In his State of the Union address, President Bush warned that North Korea, Iran, and Iraq “constitute an axis of evil, arming to threaten the peace of the world” and that “by seeking weapons of mass destruction, these regimes pose a grave and growing danger.” Interestingly enough, the president did not make a single direct reference either to al Qaeda or Osama bin Laden. Yet just two weeks after the State of the Union, the director of Central Intelligence, George Tenet, testified before Congress that al Qaeda was trying to rebuild its network, resume its operations, and remained capable of another large-scale attack against the United States. At the same time, the whereabouts of Osama bin Laden—as well as a large number of al Qaeda’s top leadership—remains a mystery.

So what’s wrong with this picture? Al Qaeda is the one terrorist group with global reach that attacked the United States on Sept. 11. Osama bin Laden was the driving force behind that attack. It has not been shown that North Korea, Iran, and Iraq support Al Qaeda or are complicit in the planning, financing, or execution of the Sept. 11 attack. And they are not known to be providing safe haven for Al Qaeda as did the Taliban regime in Afghanistan. How then, has the threat expanded from terrorist groups of global reach to an axis of evil comprised of North Korea, Iran, and Iraq?

North Korea is no longer an active state sponsor of terrorism. It’s nuclear weapons program and long-range ballistic missile program are both currently considered to be on hold. Tensions on the Korean peninsula are at an all-time low as a result of South Korea’s “sunshine policy” of economic incentives to the North. That seems like progress in the right direction rather than an imminent threat.

Iran was actually cooperative with the U.S. military campaign in Afghanistan and played a key role in the Bonn meetings that resulted in the post-Taliban government in Afghanistan. Plus Iran is one of the few Muslim countries in the world actually showing signs of possible democratic and cultural reform. Again, that seems like progress in the right direction. Furthermore, the terrorist organizations that Iran does support—such as Hezbollah, HAMAS, Palestinian Islamic Jihad, and Popular Front for the Liberation of Palestine-General Command—do not currently focus their attacks against the United States. So why go out of the way to give them reason and motivation to put the United States squarely in their sights?

Iraq is admittedly a thorn in the side of the United States—a classic case of “blowback.” The United States originally supported Saddam Hussein in an effort to counterbalance Iran and the Muslim fundamentalist regime of the Ayatollah Khomeni. But Hussein has since become a threat after invading Kuwait in 1991 and the subsequent Persian Gulf War to expel Iraq. And the primary reason Iraq is even considered a threat at all is because the U.S. national security establishment perpetuates the myth of needing to defend Persian Gulf Oil. But oil is not a national security issue. It is an economic issue. And economists from across the political spectrum—including two Nobel Laureates, the liberal James Tobin and free marketeer Milton Friedman—agree that going to war for oil is unneeded. The bottom line is that the oil-rich countries of the Persian Gulf need to sell oil more than the United States and other countries need to buy it.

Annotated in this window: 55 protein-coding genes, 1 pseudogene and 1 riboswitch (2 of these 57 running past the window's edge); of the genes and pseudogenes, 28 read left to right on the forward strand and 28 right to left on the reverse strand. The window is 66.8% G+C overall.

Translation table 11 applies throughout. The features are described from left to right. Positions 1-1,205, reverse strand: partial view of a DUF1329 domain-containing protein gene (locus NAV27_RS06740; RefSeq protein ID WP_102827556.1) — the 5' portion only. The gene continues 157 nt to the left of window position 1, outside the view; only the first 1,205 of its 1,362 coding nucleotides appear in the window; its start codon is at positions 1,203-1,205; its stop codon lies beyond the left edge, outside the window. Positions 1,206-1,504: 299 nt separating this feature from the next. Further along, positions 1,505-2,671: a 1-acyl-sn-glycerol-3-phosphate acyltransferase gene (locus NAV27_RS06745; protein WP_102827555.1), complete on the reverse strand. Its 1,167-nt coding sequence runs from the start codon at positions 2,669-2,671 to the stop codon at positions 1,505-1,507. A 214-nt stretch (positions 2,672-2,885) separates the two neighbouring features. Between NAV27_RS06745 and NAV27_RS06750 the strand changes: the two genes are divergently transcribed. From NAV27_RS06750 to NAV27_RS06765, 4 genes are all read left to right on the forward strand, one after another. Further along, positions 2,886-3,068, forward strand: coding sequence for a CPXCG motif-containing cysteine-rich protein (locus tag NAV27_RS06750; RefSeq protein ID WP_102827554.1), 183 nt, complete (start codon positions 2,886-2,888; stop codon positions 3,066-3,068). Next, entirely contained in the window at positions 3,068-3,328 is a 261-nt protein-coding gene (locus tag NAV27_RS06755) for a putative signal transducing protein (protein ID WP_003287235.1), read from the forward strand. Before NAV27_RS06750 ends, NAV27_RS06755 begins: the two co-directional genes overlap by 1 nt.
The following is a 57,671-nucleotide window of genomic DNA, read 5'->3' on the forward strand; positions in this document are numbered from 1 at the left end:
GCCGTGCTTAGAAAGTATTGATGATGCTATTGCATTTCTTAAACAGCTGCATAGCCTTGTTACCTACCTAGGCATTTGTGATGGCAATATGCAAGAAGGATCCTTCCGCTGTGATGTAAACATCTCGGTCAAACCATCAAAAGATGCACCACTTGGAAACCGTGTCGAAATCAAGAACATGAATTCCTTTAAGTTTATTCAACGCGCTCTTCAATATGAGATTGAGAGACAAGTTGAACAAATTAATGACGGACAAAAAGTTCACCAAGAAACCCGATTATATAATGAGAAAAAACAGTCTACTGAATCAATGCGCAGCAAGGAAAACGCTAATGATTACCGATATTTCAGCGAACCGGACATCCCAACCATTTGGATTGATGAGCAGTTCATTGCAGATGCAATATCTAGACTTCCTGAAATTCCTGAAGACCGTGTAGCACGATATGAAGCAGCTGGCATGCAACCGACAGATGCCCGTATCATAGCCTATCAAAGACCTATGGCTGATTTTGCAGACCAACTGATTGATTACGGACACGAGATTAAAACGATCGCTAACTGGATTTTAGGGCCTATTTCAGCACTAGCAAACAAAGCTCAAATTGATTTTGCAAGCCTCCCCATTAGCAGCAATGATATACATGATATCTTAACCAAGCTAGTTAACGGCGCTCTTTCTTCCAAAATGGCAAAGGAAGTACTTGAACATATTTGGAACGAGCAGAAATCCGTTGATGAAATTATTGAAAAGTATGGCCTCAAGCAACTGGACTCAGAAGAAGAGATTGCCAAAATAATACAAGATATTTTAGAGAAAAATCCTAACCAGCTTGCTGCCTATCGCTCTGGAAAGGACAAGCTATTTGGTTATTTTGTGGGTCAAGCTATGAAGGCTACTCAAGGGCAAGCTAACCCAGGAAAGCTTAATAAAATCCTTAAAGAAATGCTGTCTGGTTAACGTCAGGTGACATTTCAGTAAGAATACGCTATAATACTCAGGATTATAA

The bottom line is that North Korea, Iran, and Iraq are comparatively weak nations, both economically and militarily. They have, in fact, become less of a threat—unless the United States insists on intervening in their respective regions.

Rather than needlessly resurrecting and antagonizing such enemies—none of whom have attacked the U.S. homeland or present a direct threat to U.S. national security—and putting them in a position where conflict seems a foregone conclusion, the United States needs to first finish the job against the those who did attack the country and still represent a real threat to inflict great harm: the Al Qaeda terrorist network. Their training camps in Afghanistan may be destroyed, but the worldwide network—operating in more than 60 countries—is still largely intact. Their leader is still presumably alive, as is most of the rest of the leadership.

Instead of being pre-occupied with perceived unfinished business with other countries, the United States needs to remain focused on the business at hand. The United States can ill-afford to be tilting at windmills while Al Qaeda remains at large and able to operate.